Sunday, June 15, 2008


Not everyone in our church understands why we have concerts like we're having this weekend. Not everyone understands why we built the pavilion and the playground, or more precisely, why we encourage the community to use it - at no charge. So I want to remind myself of why we do it so I don't forget (if I can remember).

One of the best church leadership books I believe I've ever read was Reggie McNeal's The Present Future. I don't think Reggie gets enough credit or pub, but that's another story. At any rate, one thing he talked about was the impact local churches have in their community. He said we should ask ourselves, "If our church no longer existed, would anyone notice?" (or something like that). So we set out to try to see what our little church had to offer the community where we are located. How can we serve the people in our sphere? Our council, and several others in the church, decided that on days of council meetings we would fast during lunch and instead spend that time praying for direction. I don't know how long this went on, but I remember at one point we all felt very strongly that God was telling us the very same thing: to build a park. Our church is located in the country, but there are a number of houses nearby, and the actual town of Yoder is just a couple of miles away, and there is no park anywhere close. Since we own a sizable hunk of property that we're not doing anything with, we thought we would offer it as a place for people to use. And little by little more and more people ARE using it. And the reason we have concerts like the one this weekend - with a performer that is not necessarily a "Christian" performer (I'm not judging Tommy's place with God, I'm saying that he doesn't perform "Christian" music) - anyway, the reason is... because we don't want to just invite people to "church stuff," but we want to do things FOR the community. So the church is more-less "sponsoring" this concert and providing all the food, and we hope the community will see it as nothing more than wanting to share in having a good time. Certainly we will also have some "Christian" concerts, and I hope people in the community will feel welcome to attend them as well. And I wish I could think of some other things we could do... but at the moment this is it.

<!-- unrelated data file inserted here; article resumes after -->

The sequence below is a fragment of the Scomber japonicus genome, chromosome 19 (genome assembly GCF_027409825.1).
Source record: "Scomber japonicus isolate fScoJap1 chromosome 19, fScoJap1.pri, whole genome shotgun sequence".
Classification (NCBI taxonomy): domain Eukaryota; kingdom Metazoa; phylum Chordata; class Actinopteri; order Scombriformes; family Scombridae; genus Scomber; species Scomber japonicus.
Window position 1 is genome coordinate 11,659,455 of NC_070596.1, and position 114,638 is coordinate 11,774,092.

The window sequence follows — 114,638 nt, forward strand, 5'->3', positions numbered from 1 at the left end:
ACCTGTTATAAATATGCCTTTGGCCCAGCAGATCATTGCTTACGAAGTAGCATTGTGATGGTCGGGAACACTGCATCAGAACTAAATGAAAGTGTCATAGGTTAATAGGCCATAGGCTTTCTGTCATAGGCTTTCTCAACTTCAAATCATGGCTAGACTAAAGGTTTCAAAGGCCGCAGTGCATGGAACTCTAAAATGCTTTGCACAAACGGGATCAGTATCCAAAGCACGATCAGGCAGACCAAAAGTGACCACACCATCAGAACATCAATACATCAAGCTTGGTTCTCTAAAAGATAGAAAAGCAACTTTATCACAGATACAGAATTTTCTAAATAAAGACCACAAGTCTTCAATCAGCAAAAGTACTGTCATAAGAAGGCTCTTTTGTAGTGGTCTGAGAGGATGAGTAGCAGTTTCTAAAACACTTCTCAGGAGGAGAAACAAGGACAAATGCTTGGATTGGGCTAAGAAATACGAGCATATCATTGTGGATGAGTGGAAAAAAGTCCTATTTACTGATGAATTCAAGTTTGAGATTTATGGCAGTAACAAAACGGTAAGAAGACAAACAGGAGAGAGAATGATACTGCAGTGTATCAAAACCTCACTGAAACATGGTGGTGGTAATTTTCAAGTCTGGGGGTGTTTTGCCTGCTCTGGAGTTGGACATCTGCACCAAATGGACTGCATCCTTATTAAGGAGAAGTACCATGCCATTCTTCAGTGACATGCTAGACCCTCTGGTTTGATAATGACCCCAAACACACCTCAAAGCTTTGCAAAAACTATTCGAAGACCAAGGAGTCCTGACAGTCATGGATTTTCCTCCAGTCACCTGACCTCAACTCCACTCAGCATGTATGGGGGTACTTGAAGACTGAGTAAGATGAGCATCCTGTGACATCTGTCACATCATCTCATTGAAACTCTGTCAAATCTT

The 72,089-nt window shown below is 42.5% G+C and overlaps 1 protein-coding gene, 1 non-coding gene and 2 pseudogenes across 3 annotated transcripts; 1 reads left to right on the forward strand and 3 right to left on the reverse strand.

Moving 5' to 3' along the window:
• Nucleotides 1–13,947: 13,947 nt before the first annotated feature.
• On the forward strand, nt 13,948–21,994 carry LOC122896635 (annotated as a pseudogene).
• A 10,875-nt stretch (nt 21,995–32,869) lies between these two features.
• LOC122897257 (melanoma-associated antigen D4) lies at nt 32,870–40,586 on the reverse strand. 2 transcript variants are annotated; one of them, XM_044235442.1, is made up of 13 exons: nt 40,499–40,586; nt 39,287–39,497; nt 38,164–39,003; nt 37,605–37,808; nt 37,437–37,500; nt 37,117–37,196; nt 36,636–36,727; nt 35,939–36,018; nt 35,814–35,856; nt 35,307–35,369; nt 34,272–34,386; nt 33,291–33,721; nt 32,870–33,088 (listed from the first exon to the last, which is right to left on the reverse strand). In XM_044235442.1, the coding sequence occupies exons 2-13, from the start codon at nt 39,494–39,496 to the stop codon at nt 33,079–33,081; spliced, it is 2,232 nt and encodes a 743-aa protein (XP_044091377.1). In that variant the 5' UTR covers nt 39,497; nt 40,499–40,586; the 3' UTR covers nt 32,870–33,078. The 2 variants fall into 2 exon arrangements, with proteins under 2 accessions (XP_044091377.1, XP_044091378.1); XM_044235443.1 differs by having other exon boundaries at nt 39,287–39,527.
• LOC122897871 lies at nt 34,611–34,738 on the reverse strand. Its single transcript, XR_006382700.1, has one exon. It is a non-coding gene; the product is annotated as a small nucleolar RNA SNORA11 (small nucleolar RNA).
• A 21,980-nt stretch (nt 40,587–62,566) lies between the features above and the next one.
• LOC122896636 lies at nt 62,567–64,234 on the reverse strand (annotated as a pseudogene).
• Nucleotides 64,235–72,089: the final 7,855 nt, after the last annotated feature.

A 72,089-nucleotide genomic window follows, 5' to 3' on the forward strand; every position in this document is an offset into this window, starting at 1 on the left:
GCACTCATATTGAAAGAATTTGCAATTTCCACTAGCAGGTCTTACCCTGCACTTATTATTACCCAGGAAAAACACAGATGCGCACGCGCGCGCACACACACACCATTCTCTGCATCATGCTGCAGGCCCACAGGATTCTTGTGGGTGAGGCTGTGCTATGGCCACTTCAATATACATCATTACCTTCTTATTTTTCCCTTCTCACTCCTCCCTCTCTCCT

Something I've been thinking about is possibly checking into renting or buying a port-a-potty. I know a lot of the church people would like us to just build a restroom outdoors, but those are extremely expensive. When someone reserves the pavilion or when we have concerts, we have it so they can have access to the church restrooms without being able to get anywhere else in the church. But it's a bummer for people who just drop by when nothing is going on. We also have a lot of bicyclers who come by here, some of whom stop, and it would be nice for them too. As well as a fair number of children during the week. But I have no idea how much port-a-potties cost.

So... there ya go. I know it's not anything like solving world hunger or an addiction-recovery ministry or anything... but it's something, I guess. In a way we're really trying to change the perception (non-church) people have of the church. And... we feel we've been blessed to be a blessing. Hopefully no one in the church will see this as "everything" though. It's just one little thing. But I feel I need to explain it often, because I can see it in people's eyes that they don't all think it's a good idea. And maybe they're right, but it is what it is.


Joan B. said...

Some people think it's a really good idea. And that it's a good illustration of using what God's placed in your hands (like land), add a little divinely inspired creativity, and serving the needs you see. Bring on the hot dogs and guitars.

MR said...

I think it's a very logical extension of your belief that community and the "body" of Christ are essential to the journey. They come for the music then ask "hey, what's the big building with the plus sign on it?" I can't imagine anyone thinking it's a bad idea to add magnetism to the church, pulling in not only the parishoners, but the guy riding his bike past.

Not that I wouldn't have benefited from the addiction-recovery. I've gotta shake this ginger sauce monkey.

Mark Andrew Pope said...

Hey - first time to your blog!

I really connect with what you are saying about offering the church as a place for community as well as a place of worship.

So many churches have closed their doors to the outside world - it is great to hear of churches that are opening doors!


dan h. said...

Thanks Mark. May God continue to bless your ministry.